Key statistics: Utah shot 47.1 percent, best of any Shocker opponent this season. WSU guard Fred VanVleet took a career-high 19 shots and made five. He took a career-high 10 three-point attempts and made two.
Records: WSU 4-1, Utah 6-1
How the game turned: Many times, many ways. WSU led 10-0. It trailed by 11 points with 5:19 to play and by four with 2:24 to play in overtime. WSU shot 2 for 7 in overtime and VanVleet missed the front end of a one-and-one with WSU down 69-68 with eight seconds to play and Evan Wessel missed a follow shot. WSU played the final 2:24 and all of overtime without center Darius Carter, who fouled out. Carter scored 10 points in 17 minutes and WSU missed him badly when he sat out.
Stat that shouldn’t surprise you: Utah’s big men enjoyed a size advantage and took advantage. Freshman Jakob Poeltl burned the Shockers on a pick-and-roll baskets in the first half. He scored 12 points and grabbed 11 rebounds, four on the offensive glass. Backup Dallin Bachynski played only nine minutes, but contributed a key three-point play in the second half that drew a third foul on Carter. Bachynski scored three points and totaled four rebounds, three offensive.
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Stat that might surprise you: Tulsa made 8 of 16 threes in Saturday’s loss to WSU, so in two games the Shockers are allowing opponents to make 17 of 37 threes (45.9 percent). Utah entered the game shooting 44.6 percent behind the arc, largely against weak competition at home. The Utes maintained by making 9 of 21 (42.9 percent) against WSU.
Next up: vs. Saint Louis, 5 p.m. Saturday at Intrust Bank Arena (Cox 22)
Take note: WSU will practice after a loss for the first time since it lost to Creighton in the 2013 MVC Tournament. As VanVleet often said last season, as the Shockers won 35 straight games, the team never had to learn from losing. When the Shockers regroup, there will be plenty to learn from after their first regular-season loss since March 2, 2013, also to Creighton.
“It’s going to be a little tough,” Wessel said. “We’re going to have to stomach this one and watch the film and see what we can learn from it. We’re going to have to get right back to work to see what we can do to start another streak.”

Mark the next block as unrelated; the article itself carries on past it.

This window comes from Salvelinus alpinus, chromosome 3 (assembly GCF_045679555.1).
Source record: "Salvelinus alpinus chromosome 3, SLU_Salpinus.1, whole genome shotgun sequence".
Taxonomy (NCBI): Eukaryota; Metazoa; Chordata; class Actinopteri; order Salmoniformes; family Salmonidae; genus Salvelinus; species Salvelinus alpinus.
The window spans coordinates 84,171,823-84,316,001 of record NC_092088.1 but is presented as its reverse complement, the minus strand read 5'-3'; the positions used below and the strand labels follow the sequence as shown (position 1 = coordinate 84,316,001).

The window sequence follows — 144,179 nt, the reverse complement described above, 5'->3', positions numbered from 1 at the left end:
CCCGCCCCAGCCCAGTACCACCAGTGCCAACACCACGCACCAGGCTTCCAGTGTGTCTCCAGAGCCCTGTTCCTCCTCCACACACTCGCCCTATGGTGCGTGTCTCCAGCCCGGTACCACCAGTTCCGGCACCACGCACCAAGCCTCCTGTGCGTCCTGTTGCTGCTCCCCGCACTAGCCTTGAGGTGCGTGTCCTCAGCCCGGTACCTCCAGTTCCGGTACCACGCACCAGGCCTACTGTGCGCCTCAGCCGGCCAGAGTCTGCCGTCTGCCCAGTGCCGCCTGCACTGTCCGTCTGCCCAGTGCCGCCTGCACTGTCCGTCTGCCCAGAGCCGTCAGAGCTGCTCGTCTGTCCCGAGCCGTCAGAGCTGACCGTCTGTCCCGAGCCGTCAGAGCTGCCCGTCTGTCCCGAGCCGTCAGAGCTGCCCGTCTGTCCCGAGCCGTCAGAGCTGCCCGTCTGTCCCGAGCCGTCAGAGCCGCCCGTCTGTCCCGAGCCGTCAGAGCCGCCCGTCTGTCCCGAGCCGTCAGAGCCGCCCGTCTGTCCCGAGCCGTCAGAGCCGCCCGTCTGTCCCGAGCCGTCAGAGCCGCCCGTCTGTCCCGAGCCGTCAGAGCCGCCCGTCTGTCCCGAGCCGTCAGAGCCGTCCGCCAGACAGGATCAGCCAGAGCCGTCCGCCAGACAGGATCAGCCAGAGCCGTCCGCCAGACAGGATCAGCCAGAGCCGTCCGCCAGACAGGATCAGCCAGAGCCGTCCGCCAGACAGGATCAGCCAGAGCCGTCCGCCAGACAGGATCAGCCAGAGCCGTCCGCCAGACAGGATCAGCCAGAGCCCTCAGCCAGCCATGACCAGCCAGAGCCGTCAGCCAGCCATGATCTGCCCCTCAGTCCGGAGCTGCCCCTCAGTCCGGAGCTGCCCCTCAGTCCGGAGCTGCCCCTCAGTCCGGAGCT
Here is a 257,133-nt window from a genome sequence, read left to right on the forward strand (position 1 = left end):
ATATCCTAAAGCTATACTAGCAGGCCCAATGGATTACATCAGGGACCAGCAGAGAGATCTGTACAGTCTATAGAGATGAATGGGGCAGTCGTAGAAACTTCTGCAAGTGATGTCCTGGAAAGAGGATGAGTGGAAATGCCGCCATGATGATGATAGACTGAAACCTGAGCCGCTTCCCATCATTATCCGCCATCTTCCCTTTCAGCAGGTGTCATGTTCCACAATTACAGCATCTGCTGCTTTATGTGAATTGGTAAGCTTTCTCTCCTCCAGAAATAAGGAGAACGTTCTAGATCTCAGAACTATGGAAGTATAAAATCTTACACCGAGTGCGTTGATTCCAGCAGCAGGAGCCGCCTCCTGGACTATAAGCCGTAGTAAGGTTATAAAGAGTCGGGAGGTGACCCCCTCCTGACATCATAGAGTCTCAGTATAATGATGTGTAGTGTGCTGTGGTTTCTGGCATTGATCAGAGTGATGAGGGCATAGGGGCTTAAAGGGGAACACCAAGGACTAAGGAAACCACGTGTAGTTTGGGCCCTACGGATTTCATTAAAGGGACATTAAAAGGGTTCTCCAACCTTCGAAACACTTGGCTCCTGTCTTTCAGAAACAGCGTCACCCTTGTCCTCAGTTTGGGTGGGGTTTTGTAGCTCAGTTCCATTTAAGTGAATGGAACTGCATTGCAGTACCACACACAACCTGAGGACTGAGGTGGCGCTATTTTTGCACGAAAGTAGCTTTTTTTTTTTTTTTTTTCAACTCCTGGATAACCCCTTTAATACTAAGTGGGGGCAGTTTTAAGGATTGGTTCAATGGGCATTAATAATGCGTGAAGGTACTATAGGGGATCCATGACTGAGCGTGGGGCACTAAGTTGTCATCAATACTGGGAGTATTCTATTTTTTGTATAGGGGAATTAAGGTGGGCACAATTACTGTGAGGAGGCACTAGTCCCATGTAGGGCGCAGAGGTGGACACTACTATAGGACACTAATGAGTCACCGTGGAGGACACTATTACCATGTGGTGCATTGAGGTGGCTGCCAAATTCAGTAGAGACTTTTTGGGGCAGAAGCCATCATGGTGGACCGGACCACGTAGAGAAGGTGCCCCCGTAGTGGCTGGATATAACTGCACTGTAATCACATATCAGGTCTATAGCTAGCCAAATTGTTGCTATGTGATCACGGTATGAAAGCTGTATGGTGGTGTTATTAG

For the past two seasons, most of the scheduling talk revolves around playing good teams to build a good RPI. Playing good teams also exposes weaknesses and gives coaches teaching points. Playing Utah on the road should be a good learning experience for WSU’s newcomers.
“It will depend on how we bounce back and play from here on,” WSU coach Gregg Marshall said. “I’ll be able to tell you that after we play Saturday and then play the next game.”
Five games is too early to panic about a statistical trend, but 10 is not and so we’ll see where these next five games take VanVleet. Last season, I think defenses knew he was a key scorer, but they also had to account for Cleanthony Early and Ron Baker with good defenders.
This season, there is no Early and his gravitational pull on defenses to allow VanVleet (and others) to get open. VanVleet is shooting 37.1 percent from the field and 20.8 percent from three-point range. He is a career 44 percent shooter, 39 percent from behind the arc and those numbers improved as a sophomore. He has taken 10 or more shots in four straight games after averaging 7.7 last season.
“I thought he had some pretty good looks,” Marshall said. “He’s just got to knock them down. I don’t know — 19 shots may be a little too many for him. If he makes the free throws there at the end, we’re up one and trying to get a stop to win the game.”
VanVleet had two turnovers, so his careful stewardship of the ball continued, but both were uncharacteristic for him. A Utah defender stole the ball from him on a drive in the first half. In the second half, he traveled while trying to set up a shot. For a player who usually controls the pace so completely, both plays stood out.
Utah sees this as season-defining victory, which reinforces the certainty that WSU will get everybody’s best shot on the road.
“This is huge for us and huge for our program,” Utah guard Delon Wright said. “This is the type of game we have always lost in the past and this time we found a way to get it done.”
Guard Brandon Taylor said, “It's a surreal feeling to see the way this program has turned around a complete 180. I was so hyped out there.”
So, it’s important to note the Shockers almost ruined the party with a 11-2 run to end regulation. They trailed 58-49 with 3:23 to play. VanVleet scored five straight points. Cotton made a three and a steal that led to a three by VanVleet for a 60-58 lead with 37 seconds to play. It looked as WSU’s resolve would be rewarded with a comeback win.
We knew WSU’s newcomers would experience growing pains, especially on the road, and that happened Wednesday. The bench contributed 10 points, three in the second half. Ria’n Holland made two three-pointers and Rashard Kelly grabbed four rebounds and scored four points. It is glaring that WSU’s juco transfers contributed little, leaving Marshall to rely on freshmen off the bench. Bush Wamukota and Tevin Glass may contribute more later this season, but so far their adjustment to NCAA basketball has not been as quick as past transfers.
The Huntsman Center is an excellent basketball venue and the 14,319 fans made plenty of noise. I would rank it behind Utah State and San Diego State, places WSU lost games in recent seasons, for an intimidating atmosphere. When I travel to power-five conference schools, there is always an expectation of luxury awaiting. Instead, the Shockers dressed in a tiny room with no lockers and few showers. Several had to scamper across a hallway in a towel to another locker room to shower. One member of the traveling party asked, “Do you make UCLA dress in here?”